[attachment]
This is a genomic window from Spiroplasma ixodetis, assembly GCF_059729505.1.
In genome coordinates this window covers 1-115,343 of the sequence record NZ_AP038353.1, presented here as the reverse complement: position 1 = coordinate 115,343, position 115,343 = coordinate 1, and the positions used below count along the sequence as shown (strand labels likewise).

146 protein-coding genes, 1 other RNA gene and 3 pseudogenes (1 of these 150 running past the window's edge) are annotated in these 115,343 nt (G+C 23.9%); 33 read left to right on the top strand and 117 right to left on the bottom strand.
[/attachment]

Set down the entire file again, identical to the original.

This is a genomic window from Spiroplasma ixodetis, assembly GCF_059729505.1.
In genome coordinates this window covers 1-115,343 of the sequence record NZ_AP038353.1, presented here as the reverse complement: position 1 = coordinate 115,343, position 115,343 = coordinate 1, and the positions used below count along the sequence as shown (strand labels likewise).

146 protein-coding genes, 1 other RNA gene and 3 pseudogenes (1 of these 150 running past the window's edge) are annotated in these 115,343 nt (G+C 23.9%); 33 read left to right on the top strand and 117 right to left on the bottom strand.